Misery continues..

19th April 2015: Sydney, Australia

The tide is yet to turn, and I am still stuck in a position of curiosity, wondering about the reason for the longevity of this illness. Stupidly, one of the underlying factors driving this unshifting state of mind is the inability to complete my exercises or surf. Fortunately, common sense prevailed this morning when an idea of heading to exercise came to mind. I guess a thought of “fuck it, what else can happen” flicked through my mind, and luckily my senses prevented me from pursuing the idea. The initial thought process reflects the degree of loss again experienced in my life. I acknowledge touching upon the area within my writing, however, it has not really been explored in depth. Admittedly, I am not in a position to give such details, however, a taste of how loss can be experienced was demonstrated whilst going for a brief walk today. As noted, my sense prevailed in stopping me from exercising, however, the idea of surrounding myself with nature whilst integrating some gentle movement into my life appeared a possible avenue to help alleviate some of the mixed emotions felt. Consequently, the total opposite effect was had. The walk only seemed to elicit a feeling of loss. It didn’t matter where I looked, almost every observation resulted in a wish for my normal life, the life lived two years ago to recommence. Honestly, the list could be endless, I could have viewed a guy spread out relaxing in the sun, someone about to surf, a couple, a young family or just a group of young people hanging about. To conclude, I am simply done with these feelings.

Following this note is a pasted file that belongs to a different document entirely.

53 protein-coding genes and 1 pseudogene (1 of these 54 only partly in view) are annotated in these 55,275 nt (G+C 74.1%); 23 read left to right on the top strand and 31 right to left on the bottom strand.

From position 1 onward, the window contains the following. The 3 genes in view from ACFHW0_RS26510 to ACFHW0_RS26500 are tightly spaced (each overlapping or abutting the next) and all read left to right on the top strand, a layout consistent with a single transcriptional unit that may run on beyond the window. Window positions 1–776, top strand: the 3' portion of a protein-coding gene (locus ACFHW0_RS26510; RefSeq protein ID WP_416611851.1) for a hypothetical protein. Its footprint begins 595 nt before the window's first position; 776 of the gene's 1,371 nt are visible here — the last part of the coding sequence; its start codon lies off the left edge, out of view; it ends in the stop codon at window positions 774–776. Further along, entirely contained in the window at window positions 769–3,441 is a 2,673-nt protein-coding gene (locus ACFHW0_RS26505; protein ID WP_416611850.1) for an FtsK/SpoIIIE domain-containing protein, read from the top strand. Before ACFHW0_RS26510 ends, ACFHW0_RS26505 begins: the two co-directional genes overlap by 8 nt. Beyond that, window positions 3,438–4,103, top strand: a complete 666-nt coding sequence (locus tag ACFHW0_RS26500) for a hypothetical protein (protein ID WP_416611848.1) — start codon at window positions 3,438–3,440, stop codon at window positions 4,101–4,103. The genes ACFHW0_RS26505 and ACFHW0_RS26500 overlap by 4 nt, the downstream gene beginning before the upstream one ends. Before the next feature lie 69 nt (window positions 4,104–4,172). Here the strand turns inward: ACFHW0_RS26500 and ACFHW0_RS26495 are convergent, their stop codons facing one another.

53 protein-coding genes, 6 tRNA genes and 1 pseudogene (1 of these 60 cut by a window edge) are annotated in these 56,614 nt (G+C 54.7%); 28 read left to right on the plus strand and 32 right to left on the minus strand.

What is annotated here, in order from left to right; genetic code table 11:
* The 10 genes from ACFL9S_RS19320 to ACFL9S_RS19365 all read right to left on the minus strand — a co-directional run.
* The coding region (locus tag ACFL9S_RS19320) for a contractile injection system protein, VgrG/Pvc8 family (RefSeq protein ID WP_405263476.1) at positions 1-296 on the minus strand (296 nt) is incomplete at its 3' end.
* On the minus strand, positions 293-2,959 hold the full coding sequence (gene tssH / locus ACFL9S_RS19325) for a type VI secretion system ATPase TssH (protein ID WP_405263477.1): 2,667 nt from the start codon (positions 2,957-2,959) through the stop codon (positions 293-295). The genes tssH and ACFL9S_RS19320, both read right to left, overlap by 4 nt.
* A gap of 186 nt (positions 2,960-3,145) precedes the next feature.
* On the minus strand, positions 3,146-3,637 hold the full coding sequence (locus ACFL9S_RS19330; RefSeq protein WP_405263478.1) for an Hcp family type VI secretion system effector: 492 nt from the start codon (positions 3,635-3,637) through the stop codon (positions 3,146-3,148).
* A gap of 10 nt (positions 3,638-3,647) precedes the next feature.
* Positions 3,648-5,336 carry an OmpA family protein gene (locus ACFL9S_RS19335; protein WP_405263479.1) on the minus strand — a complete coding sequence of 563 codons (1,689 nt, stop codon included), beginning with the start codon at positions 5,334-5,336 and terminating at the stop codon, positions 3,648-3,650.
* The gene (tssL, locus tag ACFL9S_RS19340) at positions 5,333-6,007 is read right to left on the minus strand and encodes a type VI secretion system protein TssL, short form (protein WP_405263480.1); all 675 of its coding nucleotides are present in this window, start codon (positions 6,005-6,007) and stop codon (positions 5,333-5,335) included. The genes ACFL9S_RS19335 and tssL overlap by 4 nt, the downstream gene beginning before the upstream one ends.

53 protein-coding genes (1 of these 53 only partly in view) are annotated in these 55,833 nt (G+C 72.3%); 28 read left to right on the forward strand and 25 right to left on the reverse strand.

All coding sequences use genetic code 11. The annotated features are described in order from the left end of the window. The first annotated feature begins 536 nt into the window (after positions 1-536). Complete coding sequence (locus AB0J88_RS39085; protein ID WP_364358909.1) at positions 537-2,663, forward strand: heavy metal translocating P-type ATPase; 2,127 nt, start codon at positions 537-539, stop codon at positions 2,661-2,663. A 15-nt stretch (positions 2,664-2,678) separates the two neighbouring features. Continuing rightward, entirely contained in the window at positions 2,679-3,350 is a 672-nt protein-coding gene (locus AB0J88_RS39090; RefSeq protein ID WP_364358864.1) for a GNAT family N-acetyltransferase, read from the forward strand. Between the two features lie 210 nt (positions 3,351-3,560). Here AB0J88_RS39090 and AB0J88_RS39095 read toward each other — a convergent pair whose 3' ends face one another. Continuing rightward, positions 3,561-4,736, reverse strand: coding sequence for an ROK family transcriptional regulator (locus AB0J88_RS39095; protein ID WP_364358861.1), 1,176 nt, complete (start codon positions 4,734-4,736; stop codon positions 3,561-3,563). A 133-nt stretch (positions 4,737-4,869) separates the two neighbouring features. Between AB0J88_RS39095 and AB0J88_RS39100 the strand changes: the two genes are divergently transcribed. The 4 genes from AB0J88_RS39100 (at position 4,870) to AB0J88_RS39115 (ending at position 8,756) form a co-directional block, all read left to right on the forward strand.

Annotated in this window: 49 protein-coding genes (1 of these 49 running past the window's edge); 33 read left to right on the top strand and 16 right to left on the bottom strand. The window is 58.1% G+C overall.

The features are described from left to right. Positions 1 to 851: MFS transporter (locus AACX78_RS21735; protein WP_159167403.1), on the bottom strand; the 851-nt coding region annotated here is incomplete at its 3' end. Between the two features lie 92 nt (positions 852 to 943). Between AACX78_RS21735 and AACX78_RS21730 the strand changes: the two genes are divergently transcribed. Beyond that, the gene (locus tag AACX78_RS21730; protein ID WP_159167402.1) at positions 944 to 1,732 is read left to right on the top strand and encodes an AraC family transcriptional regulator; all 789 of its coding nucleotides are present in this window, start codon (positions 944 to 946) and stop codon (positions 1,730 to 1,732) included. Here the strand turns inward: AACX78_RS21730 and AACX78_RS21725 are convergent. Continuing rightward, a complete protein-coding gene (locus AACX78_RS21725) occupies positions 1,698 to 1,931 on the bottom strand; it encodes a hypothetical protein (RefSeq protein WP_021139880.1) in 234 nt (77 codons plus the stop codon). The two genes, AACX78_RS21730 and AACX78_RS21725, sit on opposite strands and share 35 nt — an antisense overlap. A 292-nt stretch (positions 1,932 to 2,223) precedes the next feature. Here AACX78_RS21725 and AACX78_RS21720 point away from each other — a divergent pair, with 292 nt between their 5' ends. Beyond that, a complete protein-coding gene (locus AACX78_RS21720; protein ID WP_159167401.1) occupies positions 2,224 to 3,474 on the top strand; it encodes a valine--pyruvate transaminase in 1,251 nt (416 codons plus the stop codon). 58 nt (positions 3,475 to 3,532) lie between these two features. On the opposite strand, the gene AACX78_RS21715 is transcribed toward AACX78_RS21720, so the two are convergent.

How to remain focused on my goals..

8th April 2015: Sydney, Australia

I view attention to rest as concrete evidence of the dawning of a new reality present in my life, particularly when bearing in mind the area was overlooked prior to being forced by the discovery of Cancer to review my behaviour and actions. A key point to highlight from the entirety of this Cancer journey is the opportunity to fully focus on myself, including the scheduling of rest into my life whilst also not allowing a stance to be adopted whereby the period is viewed with pity, regretfulness and loss. Admittedly, ample entires document the varying thoughts circulating throughout my mind, some far from positive, however, the fluctuating thoughts appear essential to create a narrative about the experiences I continually face.

Personally, the whole situation needs to be looked at with perspective, and most importantly, it is imperative to create new scripts to block old patterns from rearing a presence in my life again. I acknowledge many more challenges await, and similar to any other person, the obstacle for me entails remaining focused, driven and motivated on my goals. A factor holding more weight when the rigours and demands of everyday life demand greater attention. To conclude, I must say, with all the feelings and emotions attached to the circumstances endured, I would deem myself to be relatively happy. Therefore, my motivation, focus and drive needs to centre upon achieving greater happiness in all areas of my life, completely unrestricted by any diagnosis, fears or factors associated with having Cancer.